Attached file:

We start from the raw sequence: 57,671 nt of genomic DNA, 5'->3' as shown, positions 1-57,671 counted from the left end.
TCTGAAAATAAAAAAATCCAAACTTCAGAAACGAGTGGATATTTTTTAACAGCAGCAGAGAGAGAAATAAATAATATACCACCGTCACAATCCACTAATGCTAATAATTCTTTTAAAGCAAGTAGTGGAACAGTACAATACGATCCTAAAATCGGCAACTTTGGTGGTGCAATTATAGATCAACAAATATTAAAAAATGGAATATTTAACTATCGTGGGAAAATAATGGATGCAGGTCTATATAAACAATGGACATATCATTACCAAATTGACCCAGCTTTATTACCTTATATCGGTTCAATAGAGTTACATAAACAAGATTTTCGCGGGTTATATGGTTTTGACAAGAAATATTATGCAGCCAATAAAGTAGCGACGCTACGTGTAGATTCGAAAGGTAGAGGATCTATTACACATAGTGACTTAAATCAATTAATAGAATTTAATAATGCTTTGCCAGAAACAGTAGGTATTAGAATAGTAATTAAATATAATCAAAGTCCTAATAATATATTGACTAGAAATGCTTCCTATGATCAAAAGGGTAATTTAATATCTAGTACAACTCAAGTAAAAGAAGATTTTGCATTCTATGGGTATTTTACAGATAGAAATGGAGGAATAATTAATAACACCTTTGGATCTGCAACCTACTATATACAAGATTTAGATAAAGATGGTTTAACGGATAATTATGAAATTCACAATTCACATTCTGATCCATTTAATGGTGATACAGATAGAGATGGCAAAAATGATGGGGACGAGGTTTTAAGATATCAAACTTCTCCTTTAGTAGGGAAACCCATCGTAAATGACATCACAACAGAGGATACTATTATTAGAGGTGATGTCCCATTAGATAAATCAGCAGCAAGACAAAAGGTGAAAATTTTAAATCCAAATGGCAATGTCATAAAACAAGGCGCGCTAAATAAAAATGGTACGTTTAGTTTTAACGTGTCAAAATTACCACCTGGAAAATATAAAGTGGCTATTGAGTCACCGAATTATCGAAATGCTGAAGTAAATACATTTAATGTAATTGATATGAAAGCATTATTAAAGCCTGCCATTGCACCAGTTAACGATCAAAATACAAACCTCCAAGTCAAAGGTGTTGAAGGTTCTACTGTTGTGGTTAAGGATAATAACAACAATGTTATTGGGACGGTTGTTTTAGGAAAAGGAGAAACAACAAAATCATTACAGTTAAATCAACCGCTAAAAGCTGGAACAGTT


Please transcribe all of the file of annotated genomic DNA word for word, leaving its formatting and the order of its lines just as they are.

We start from the raw sequence: 57,671 nt of genomic DNA, 5'->3' as shown, positions 1-57,671 counted from the left end.
TCTGAAAATAAAAAAATCCAAACTTCAGAAACGAGTGGATATTTTTTAACAGCAGCAGAGAGAGAAATAAATAATATACCACCGTCACAATCCACTAATGCTAATAATTCTTTTAAAGCAAGTAGTGGAACAGTACAATACGATCCTAAAATCGGCAACTTTGGTGGTGCAATTATAGATCAACAAATATTAAAAAATGGAATATTTAACTATCGTGGGAAAATAATGGATGCAGGTCTATATAAACAATGGACATATCATTACCAAATTGACCCAGCTTTATTACCTTATATCGGTTCAATAGAGTTACATAAACAAGATTTTCGCGGGTTATATGGTTTTGACAAGAAATATTATGCAGCCAATAAAGTAGCGACGCTACGTGTAGATTCGAAAGGTAGAGGATCTATTACACATAGTGACTTAAATCAATTAATAGAATTTAATAATGCTTTGCCAGAAACAGTAGGTATTAGAATAGTAATTAAATATAATCAAAGTCCTAATAATATATTGACTAGAAATGCTTCCTATGATCAAAAGGGTAATTTAATATCTAGTACAACTCAAGTAAAAGAAGATTTTGCATTCTATGGGTATTTTACAGATAGAAATGGAGGAATAATTAATAACACCTTTGGATCTGCAACCTACTATATACAAGATTTAGATAAAGATGGTTTAACGGATAATTATGAAATTCACAATTCACATTCTGATCCATTTAATGGTGATACAGATAGAGATGGCAAAAATGATGGGGACGAGGTTTTAAGATATCAAACTTCTCCTTTAGTAGGGAAACCCATCGTAAATGACATCACAACAGAGGATACTATTATTAGAGGTGATGTCCCATTAGATAAATCAGCAGCAAGACAAAAGGTGAAAATTTTAAATCCAAATGGCAATGTCATAAAACAAGGCGCGCTAAATAAAAATGGTACGTTTAGTTTTAACGTGTCAAAATTACCACCTGGAAAATATAAAGTGGCTATTGAGTCACCGAATTATCGAAATGCTGAAGTAAATACATTTAATGTAATTGATATGAAAGCATTATTAAAGCCTGCCATTGCACCAGTTAACGATCAAAATACAAACCTCCAAGTCAAAGGTGTTGAAGGTTCTACTGTTGTGGTTAAGGATAATAACAACAATGTTATTGGGACGGTTGTTTTAGGAAAAGGAGAAACAACAAAATCATTACAGTTAAATCAACCGCTAAAAGCTGGAACAGTT